For decades, Cuban Americans have longed to return to a post-Castro Cuba. But now that Fidel is dead, many aren't so eager to go

As people poured into the streets of Miami's Cuban neighborhoods in jubilation early Saturday following the news of Fidel Castro’s death, few of those born in the island nation were talking about moving back to their homeland.

The idea of returning used to be the primary reason Cubans in South Florida spoke out against the Castro regime. They had been kicked out of the country, or were forced to flee, thus becoming political refugees in the U.S.

But now some emigres say they would rather remain in the U.S., where they’ve enjoyed a standard of living that would be tough to match if they returned to communist Cuba.

"I really am not sure that the death of Fidel Castro is going to make much of a difference at this point,” said Elana Garcia, a Boynton Beach resident who left Cuba for Florida in 1961 at age 13 as part of the mass exodus of children known as Operation Pedro Pan. "Because his brother [Raul Castro] is still the president, and [he] has insisted that he will do everything to make sure that Cuba remains a socialist nation.”

“Even if both Castros are dead, what kind of life can I expect to have there?” Manuel Gonzales, 74, said via telephone from his home in Hialeah, near Miami. “I could never have the quality of living I have here there – or for my family. America took me, and I am one with America now.”

Gonzales, once a doctor in Cuba, worked different odd jobs in the U.S. when he brought his wife and two daughters in 1965. Now retired, he represents an aging population of Cuban exiles living in the U.S.

According to a Pew Research Center report from 2014, the percentage of Cuban Americans who were born in Cuba has dwindled. Just over half of Cuban Americans were actually born in Cuba, with the rest being born in the U.S. or elsewhere. The same Pew report also cited that more than half of Cubans living in the U.S. now had arrived after 1990, marking a generational shift.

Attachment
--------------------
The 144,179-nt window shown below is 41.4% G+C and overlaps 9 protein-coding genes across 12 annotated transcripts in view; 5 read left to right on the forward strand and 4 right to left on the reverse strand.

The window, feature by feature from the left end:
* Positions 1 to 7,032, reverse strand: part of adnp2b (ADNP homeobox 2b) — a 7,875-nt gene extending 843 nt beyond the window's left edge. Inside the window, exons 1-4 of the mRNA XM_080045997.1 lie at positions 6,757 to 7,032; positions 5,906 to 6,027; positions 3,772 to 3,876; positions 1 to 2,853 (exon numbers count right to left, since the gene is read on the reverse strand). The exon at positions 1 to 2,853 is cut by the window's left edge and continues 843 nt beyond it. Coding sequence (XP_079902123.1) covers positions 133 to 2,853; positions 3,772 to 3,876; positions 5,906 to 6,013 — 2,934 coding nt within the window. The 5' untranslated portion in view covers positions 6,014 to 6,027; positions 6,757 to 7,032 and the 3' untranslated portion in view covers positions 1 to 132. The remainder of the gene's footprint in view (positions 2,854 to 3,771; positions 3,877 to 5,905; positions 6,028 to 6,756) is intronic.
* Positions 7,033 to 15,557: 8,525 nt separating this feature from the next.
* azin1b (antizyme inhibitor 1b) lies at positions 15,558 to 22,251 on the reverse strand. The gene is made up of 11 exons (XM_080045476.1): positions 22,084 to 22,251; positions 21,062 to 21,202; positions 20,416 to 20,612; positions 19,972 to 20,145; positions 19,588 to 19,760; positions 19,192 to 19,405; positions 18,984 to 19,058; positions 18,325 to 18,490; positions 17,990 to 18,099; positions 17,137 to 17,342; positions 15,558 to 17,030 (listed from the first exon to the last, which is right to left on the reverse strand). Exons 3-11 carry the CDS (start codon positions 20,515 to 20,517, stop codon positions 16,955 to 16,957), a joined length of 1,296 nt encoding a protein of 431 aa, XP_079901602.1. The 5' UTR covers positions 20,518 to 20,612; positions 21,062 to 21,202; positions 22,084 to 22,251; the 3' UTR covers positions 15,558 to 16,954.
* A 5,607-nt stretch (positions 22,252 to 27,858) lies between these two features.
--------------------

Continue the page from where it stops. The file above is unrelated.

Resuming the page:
Gonzales' oldest daughter, Maria Gomez, also lives in Hialeah and has three children. She works as a hotel receptionist and said she did not see herself moving back to Cuba, where she was born, though she would like to visit family there. The last time she was there was in 1989 when her grandfather was dying.

“It's tough to think about – what if I could go back to live and give up life here,” Gomez, 49, said by phone. “But I have family and friends, a job. How can I turn my back on everything we've established here now?”

Also in Hialeah is Lisa Delgado, whose parents brought her and her brother to the U.S. in 1978. Delgado runs a small food store with her husband, Hugo, in the neighborhood.

“We have a business here,” Delgado, 48, said by telephone. “What reason would I have now to go back? Sure, it would be great if I could make the same money there as I can here, but even if I live small here it is much better than in Cuba. It costs $1 for a pound of meat there and Cubans make maybe $10 a month. There's no way.”

Maria Cano, a retired dental records assistant who came to the U.S. in 1982 with her husband and two of her children – two others joined them months later – said life in the U.S. was better because of the education. 

She questioned how her four children and six grandchildren would have received the kind of education in Cuba that they've gotten here.

"When we came, our kids started attending a good public school," Cano, 63, said. "To this day I know schools in Cuba will have a long way to go even after the other Castro is gone. I want more Cubans to be able to come here, if President Trump will let them."

And beyond the quality of life in the U.S., there are the differences between Cuban American culture and culture in Cuba.

Gonzales said he would have a hard time relating to regular Cubans now, after having absorbed American values and enjoyed American freedoms.

“Just take the news of Castro's death – I mean, they announced it at night on purpose so that the Cuban people would not be awake during the day to make a problem,” he said. “Here, we get the news immediately. There is no, what, blackout of the press.”

“I think it might be hard to just talk with them sometimes because they are limited on what they know. But it's not their fault,” Gonzales added. “The regime keeps people without knowledge. That would be difficult for me – relating to Cubans who know fewer things than we do here.”

Neuhaus is a special correspondent. The Sun Sentinel contributed to this report.

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